Overcrowding and the obvious psychological effects of isolation eventually lead to the downfall of solitary confinement as the preferred method of correction, and Eastern State closed its doors to prisoners altogether in 1971. The massive facility lay dormant for nearly two decades, allowing Mother Nature to take back as much of the interior as she could, while an army of stray cats made the prison their home. It has since been the focus of a slow restoration process that has seen some of the building's facilities almost
The first Halloween-themed event was held in 1991, a combination of theatrical performances and true stories of the prisoners once held there. A few years later the event came to be known as "Terror Behind the Walls," and it quickly became one of the region's largest and most popular haunted attractions.
Billed as "high startle/low gore," the TBTW experience is one of immersion. As soon as you walk in the front doors, a prison riot is fully underway. Panicked guards shout in your face about getting out and needing help, while spotlights glare and klaxons sound, making the moment one you wouldn't want to face on strong psychedelics. Most of the rest of the tour takes you through some of the facility's main attractions, bolstered by disturbing sights and intriguing characters.
This year's event claims to be "darker" and "bloodier" than previous years, so this excites us at UMM beyond belief. This year's event is separated into six different attractions: The Gauntlet, Lock-Down, Detritus, Infirmary, The Experiment and Nightwatch. I got shivers just typing that sentence. It also sounds like visitors are given more chances to be a part of the festivities themselves, by choosing either to spectate the goings-on or to be an actual participant and possibly be part of the show.
We don't want to give away too much here - we've only been once ourselves and we have been told that some of the scenes change from year to year, so who knows what to expect in 2013? Other than a rollicking good time, that is - TBTW is tremendous fun, especially if you're surrounded with people who are as into the experience as you are. The over 250 actors hired each season are also top-notch, eager to scare the crap out of you, and the props and settings never appear cheap of thrown together. The key here is finesse and atmosphere, and one look at the photos tells you that they absolutely do not scrimp on effects.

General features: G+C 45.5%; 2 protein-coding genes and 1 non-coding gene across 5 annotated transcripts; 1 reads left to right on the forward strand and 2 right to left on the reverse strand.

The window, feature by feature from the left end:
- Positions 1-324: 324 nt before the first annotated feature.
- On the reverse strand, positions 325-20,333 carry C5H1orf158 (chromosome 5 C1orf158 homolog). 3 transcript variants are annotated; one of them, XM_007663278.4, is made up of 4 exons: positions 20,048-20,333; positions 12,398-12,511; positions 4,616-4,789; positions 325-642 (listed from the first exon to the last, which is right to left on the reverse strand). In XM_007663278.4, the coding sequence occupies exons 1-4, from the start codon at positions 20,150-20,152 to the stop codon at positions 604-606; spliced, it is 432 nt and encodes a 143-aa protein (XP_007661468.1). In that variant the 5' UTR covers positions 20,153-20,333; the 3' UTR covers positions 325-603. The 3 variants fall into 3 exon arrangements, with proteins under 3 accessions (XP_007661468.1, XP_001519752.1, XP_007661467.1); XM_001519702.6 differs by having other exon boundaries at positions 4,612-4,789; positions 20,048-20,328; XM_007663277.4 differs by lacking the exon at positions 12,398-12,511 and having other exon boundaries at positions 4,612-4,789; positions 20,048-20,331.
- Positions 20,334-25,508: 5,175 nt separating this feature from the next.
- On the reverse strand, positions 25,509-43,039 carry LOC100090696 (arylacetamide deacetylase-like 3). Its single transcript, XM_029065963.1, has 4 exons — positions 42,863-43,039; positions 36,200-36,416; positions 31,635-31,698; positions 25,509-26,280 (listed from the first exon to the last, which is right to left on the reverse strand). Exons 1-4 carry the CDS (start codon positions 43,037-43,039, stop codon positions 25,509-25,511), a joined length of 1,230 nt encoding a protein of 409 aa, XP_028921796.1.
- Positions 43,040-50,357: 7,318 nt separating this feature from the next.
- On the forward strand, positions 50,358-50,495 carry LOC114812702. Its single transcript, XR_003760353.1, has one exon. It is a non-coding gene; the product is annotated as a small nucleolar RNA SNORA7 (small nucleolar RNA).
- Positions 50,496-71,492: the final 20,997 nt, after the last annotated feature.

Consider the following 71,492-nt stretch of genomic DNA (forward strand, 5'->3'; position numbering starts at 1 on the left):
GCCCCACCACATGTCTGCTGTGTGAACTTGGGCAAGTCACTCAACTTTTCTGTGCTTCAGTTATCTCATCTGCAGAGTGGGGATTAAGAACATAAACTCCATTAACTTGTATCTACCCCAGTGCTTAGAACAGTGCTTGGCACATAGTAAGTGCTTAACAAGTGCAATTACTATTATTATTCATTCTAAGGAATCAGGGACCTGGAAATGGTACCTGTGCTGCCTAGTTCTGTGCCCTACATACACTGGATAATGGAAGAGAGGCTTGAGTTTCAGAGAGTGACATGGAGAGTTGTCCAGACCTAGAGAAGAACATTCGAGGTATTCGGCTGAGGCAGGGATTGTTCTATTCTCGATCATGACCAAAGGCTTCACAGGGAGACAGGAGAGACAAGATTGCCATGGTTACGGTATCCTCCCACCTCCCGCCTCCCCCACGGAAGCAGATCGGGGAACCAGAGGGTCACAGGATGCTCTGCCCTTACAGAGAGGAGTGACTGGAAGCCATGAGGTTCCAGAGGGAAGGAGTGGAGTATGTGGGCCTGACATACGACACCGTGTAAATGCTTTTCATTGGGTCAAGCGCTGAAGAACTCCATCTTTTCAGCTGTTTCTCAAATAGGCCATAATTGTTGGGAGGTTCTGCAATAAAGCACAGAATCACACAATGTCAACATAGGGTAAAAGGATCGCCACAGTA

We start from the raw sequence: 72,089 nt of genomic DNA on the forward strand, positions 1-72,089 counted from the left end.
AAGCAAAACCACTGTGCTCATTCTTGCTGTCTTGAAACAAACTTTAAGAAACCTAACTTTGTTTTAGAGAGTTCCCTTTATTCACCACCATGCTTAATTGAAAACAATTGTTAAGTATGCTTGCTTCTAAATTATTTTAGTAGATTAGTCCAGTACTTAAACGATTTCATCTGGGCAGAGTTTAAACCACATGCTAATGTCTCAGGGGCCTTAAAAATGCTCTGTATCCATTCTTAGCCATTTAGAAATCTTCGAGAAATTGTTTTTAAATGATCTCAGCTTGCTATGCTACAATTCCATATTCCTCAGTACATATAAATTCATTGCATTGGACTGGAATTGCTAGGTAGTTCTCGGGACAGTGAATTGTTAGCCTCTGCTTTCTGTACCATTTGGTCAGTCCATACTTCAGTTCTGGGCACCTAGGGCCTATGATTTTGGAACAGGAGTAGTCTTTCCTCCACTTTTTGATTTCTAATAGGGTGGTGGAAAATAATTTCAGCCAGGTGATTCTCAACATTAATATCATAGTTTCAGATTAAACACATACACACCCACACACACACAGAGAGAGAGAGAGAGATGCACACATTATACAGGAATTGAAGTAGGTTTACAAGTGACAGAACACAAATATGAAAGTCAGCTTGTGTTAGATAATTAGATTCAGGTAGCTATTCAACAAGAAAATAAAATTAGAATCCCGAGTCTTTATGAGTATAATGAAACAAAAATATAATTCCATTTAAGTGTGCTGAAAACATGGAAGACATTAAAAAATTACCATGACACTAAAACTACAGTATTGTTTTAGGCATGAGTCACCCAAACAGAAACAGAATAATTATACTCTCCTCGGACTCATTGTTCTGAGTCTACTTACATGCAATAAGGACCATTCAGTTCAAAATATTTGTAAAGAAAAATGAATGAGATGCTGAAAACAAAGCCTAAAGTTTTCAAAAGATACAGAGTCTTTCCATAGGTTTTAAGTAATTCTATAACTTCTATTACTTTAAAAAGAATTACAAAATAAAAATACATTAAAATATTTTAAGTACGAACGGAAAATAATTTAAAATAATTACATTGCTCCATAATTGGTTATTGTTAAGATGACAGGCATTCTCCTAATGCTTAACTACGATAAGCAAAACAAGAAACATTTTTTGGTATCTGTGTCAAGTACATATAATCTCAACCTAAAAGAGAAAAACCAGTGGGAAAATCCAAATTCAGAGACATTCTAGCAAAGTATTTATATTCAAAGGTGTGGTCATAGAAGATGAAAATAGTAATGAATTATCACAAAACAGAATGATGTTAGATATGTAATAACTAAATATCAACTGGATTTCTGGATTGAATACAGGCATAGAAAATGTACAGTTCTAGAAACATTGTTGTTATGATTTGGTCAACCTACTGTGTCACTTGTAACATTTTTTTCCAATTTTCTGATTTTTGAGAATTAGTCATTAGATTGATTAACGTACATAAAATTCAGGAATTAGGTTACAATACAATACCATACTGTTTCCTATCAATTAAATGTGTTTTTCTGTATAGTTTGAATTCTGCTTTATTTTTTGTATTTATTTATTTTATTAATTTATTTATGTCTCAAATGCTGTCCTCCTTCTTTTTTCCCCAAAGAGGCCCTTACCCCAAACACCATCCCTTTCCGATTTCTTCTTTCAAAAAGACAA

We here at UMM can tell you that, even for the experienced haunted attraction enthusiast, this event kicks things up "a whole other level," as our bestest friend and loyal staff member Shannon pointed out. It is a very "in-your-face" experience, and - like we said - it's total immersion. You will feel like you are a part of the prison because, frankly, you ARE a part of it for the duration of your visit. So wear comfy shoes and make sure you bring your Depends, because your bladder may damn well fail.
Eastern State is open year-round as a museum for self-guided tours, with Steve "Mr. Pink" Buscemi as your audio tour guide. There is much to learn and enjoy with a visit to this fascinating piece of American history and is well worth it at any time of year.
Oh and by the way - the joint is rife with spirits. Seriously. If you're a "sensitive," you may find yourself deeply disturbed during your visit. To truly experience the presences that inhabit its walls, go in the off-season. And take a Valium before you go. I am not kidding in the slightest.
To learn more or for tickets and tour times, visit www.easternstate.org. Scroll down for a preview video!